I always like to say “I don’t get paid to fight.” So the best solution is to avoid the situation to begin with. Knives are a sad and scary reality. Someone that is intelligent or trained in using one will not let you know they have it until it’s too late.

      It is a very challenging situation to deal with but thankfully most people are not trained how to properly use a knife offensively.

      Unfortunately it doesn’t take much for a bad guy to get luck with his use of a knife.

  8. Jack, do you have a link to what you would consider an accurate depiction of a Systema on youtube? I’ve been looking at a few videos and it seems to have a lot of commonality with traditional Japanese Shotokan.

    • I feel like Systema has little to do with any martial art other than clearly some body movements will be similar. In fact there are only so many ways a body can move.

      Here is some knife work, as you can see the knives are real. In the first one the blonde lad is Val’s son In the next three that is Bryan Black of ITS Tactical and I can tell you that knife is very real it is my K-Bar.

      https://www.youtube.com/watch?v=cFAAm9ie0Fw Part One

      https://www.youtube.com/watch?v=7v9kfHT8Ass Part Two

      https://www.youtube.com/watch?v=2RwlXIoMtrM Part Three

      The real thing though is there is actually plenty of good systema stuff on Youtube, the thing is the viewer tends to not comprehend what he is seeing. I mean imagine if you saw some of this video in a compilation without the explanation and context.

      Much as Bill talked about starting out at the level of trying to kill someone. Val is starting out at the level of you are totally F’d. You never knew the knife was there and moving backwards.

      Tards see this and say something stupid like, “no one stabs that slow” or “they thing they are making their bodies knife proof”. A guy like Bill that has more than been around sees it and calls it “fantasy”, with ZERO idea of what is even going on.

      There is a ton on striking, there is a reason, well there are three big ones.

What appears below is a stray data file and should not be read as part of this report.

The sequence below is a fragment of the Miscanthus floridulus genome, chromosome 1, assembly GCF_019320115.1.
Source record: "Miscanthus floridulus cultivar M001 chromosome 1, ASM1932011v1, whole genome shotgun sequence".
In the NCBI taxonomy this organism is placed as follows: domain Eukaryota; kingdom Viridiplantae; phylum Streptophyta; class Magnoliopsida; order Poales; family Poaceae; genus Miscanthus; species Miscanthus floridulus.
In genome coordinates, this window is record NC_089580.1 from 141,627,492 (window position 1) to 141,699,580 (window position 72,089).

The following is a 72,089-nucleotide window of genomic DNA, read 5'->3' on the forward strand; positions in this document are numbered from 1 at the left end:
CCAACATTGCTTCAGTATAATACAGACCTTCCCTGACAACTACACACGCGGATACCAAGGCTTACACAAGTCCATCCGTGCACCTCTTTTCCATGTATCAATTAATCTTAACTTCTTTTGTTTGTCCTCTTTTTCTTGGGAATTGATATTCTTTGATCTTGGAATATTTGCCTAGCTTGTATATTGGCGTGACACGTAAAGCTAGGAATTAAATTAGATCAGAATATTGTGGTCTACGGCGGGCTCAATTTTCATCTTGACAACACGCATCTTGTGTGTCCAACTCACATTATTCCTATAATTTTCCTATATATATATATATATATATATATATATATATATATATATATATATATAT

1. It works, you know instantly something is different when you feel it. Especially how little effort is extended compared to the result.

      2. It is the first thing people want to learn.

      3. It is a key part of opening the students mind.

      The last part is very hard to convey in a youtube video. You really have to feel it and get it. In systema we hit each other, we do it in controlled levels and we take it up. We hit each other in ways that HURT but no real harm is done.

      Part of this is adapting the mind. The “blow absorption” you see is far more mental than phyical. It isn’t super natural, and the same guys you see taking tons of shots to the body will not do so to the face or the knee or the throat and they all know it. It isn’t an act to try to convince you of something it is training for the striker and receiver.

      On opening minds it also is used this way. You get the tough guy that doesn’t believe it. You let him pound the piss out of a trained student, he can’t do a thing. You hit the trained student who does respond, tough guy doubts it, you tap him, he goes OH I SEE NOW. His mind is now open to training.

      It isn’t mystical, it is all about physics as to how the striking is done.

      May be I should do another show about it.

      Here is an example of a mind being opened. The out of shape looking guy hitting the young kids is a former General in the KGB and likely one of the most dangerous men on the planet.